Mockumentary Movies

(See also:  Mockumentary Movies List)

 

Mockumentary or mock documentary is a genre of film and television, a parody presented as a documentary recording real life.

A mockumentary (a portmanteau of the words mock and documentary) is a type of film or television show in which fictional events are presented in documentary style to create a parody.  These productions are often used to analyze or comment on current events and issues by using a fictional setting, or to parody the documentary form itself.  They may be either comedic or dramatic in form, although comedic mockumentaries are more common.

Mockumentaries are often presented as historical yet witty documentaries, with B roll and talking heads discussing past events, or as cinéma vérité pieces following people as they go through various events.

The term “mockumentary”, which originated in the 1960s, was popularized in the mid-1980s when This Is Spinal Tap director Rob Reiner used it in interviews to describe that film.

Mockumentaries are often partly or wholly improvised, as an unscripted style of acting helps to maintain the pretense of reality.  Comedic mockumentaries rarely have laugh tracks, also to sustain the atmosphere, although there are exceptions – for example, Operation Good Guys had a laugh track from its second series onwards.

A dramatic mockumentary (sometimes referred to as docufiction) should not be confused with docudrama, a fictional genre in which dramatic techniques are combined with documentary elements to depict real events.

 

Early Examples of Mockumentaries

Though the precise origins of the genre are not known, examples emerged during the 1950s, when archival film footage became relatively easy to locate.  A very early example was a short piece on the “Swiss Spaghetti Harvest” that appeared as an April fools’ joke on the British television program Panorama in 1957.

Early work, including Luis Buñuel’s 1933 Land Without Bread, Orson Welles’s 1938 radio broadcast of The War of the Worlds, various April Fool’s Day news reports, and vérité style film and television during the 1960s and 1970s, served as precursor to the genre.

Early examples of mock-documentaries include David Holzman’s Diary (1967), Pat Paulsen For President (1968), Take the Money and Run (1969), and All You Need is Cash (1978).  A Hard Day’s Night (1964), written by Alun Owen, and purporting to describe several days in the lives of The Beatles, was possibly the first feature film that could be characterized as a “mockumentary”.  Albert Brooks was also an early popularizer of the mockumentary style with his film Real Life (1979), which was a spoof of a PBS documentary.

Woody Allen’s Take the Money and Run is presented in documentary-style with Allen playing a fictional criminal, Virgil Starkwell, whose crime exploits are “explored” throughout the film.  Jackson Beck, who used to narrate documentaries in the 1940s, provides the voice-over narration.  Fictional interviews are interspliced throughout, especially those of Starkwell’s parents who wear Groucho Marx noses and mustaches. This style of this film was widely appropriated by others and by Allen himself in Zelig (1983) and Sweet and Lowdown (1999).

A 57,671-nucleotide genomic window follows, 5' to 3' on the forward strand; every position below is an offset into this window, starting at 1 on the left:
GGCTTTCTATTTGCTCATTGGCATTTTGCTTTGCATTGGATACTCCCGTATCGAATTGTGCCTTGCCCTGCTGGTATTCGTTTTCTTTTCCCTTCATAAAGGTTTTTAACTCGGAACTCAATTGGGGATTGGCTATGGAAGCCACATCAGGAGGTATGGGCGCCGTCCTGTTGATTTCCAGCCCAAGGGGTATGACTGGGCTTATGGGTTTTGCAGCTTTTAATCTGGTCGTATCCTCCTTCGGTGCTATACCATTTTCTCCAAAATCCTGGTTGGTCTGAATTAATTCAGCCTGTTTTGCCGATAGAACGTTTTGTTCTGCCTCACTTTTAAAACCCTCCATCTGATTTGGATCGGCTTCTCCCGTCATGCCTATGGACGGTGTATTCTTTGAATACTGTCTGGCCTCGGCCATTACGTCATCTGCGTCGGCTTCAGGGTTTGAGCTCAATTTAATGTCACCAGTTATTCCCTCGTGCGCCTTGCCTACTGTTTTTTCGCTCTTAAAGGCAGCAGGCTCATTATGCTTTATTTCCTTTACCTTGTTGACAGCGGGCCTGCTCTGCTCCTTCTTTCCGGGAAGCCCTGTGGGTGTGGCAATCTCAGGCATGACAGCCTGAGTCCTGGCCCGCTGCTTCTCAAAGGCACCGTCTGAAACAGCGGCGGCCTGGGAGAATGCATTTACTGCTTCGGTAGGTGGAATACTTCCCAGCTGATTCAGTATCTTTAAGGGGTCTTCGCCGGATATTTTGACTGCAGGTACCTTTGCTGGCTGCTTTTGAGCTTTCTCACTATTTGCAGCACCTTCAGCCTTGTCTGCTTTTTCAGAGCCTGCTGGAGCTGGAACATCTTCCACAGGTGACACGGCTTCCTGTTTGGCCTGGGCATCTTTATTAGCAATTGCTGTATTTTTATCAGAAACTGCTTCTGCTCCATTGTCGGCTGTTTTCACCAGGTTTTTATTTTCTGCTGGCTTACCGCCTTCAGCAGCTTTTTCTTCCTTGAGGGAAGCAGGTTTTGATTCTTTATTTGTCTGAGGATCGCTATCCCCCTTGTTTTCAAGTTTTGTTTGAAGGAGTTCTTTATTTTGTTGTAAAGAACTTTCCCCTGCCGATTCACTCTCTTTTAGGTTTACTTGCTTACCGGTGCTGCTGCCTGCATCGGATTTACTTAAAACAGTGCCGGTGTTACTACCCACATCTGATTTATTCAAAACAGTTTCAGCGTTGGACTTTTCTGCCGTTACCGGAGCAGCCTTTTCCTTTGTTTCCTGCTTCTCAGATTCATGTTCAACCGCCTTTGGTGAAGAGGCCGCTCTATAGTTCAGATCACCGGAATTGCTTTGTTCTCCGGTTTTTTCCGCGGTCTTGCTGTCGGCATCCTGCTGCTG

Early use of the mockumentary format in television comedy may be seen in several sketches from Monty Python’s Flying Circus (1969–1974), such as “Hell’s Grannies”, “Piranha Brothers”, and “The Funniest Joke in the World”.  The Hart and Lorne Terrific Hour (1970-1971) also featured mockumentary pieces which interspersed both scripted and real life man-in-the-street interviews; the most famous likely being “The Puck Crisis” in which hockey pucks were claimed to have become infected with a form of Dutch elm disease.

 

Mockumentary Movies Since the 1980s

Since the 1980s, the mockumentary format has enjoyed much attention, especially in the work of director Christopher Guest.  Guest cowrote and starred in the 1984 mockumentary This is Spinal Tap, directed by Rob Reiner, and has gone on to direct a series of films in the same genre.  Films such as Waiting for Guffman, Best in Show and A Mighty Wind, all written with co-star Eugene Levy, were critical successes.

Zelig was a 1983 American mockumentary film written and directed by Woody Allen, and starring Allen and Mia Farrow.  Allen plays Zelig, a curiously nondescript enigma who is discovered for his remarkable ability to transform himself to resemble anyone he is near.

In 1995 Forgotten Silver claimed New Zealand filmmaker Colin McKenzie was a pioneer of most aspects of filmmaking.  When it was revealed to be a mockumentary, director Peter Jackson received criticism for tricking a number of viewers.

Borat: Cultural Learnings of America for Make Benefit Glorious Nation of Kazakhstan is an example of a highly controversial, yet successful film from 2006 which uses this style, as does Brüno, a similar film from 2009.

Thomas, Thomas is a German short mockumentary about the city archivist Wolfgang Weber, who proves that a director of an Ayurvedic clinic is the reincarnation of an Irish mining pioneer.

CSA: Confederate States of America is a 2004 mockumentary presenting an alternate history in which the Confederacy won the American Civil War.

Man Bites Dog is a 1992 Belgian black comedy crime mockumentary written, produced and directed by Rémy Belvaux, André Bonzel and Benoît Poelvoorde

Dark Side of the Moon is a 2002 French mockumentary by director William Karel.  The basic premise for the film is the theory that the television footage from the Apollo 11 Moon landing was faked and actually recorded in a studio by the CIA with help from director Stanley Kubrick.

On the Ropes is a 2011 mockumentary film written and directed by Mark Noyce.  The film follows a fictional martial arts instructor and his rivalry with a local boxing gym.

(From Wikipedia, the free encyclopedia)

 

See also:  Mockumentary Movies List

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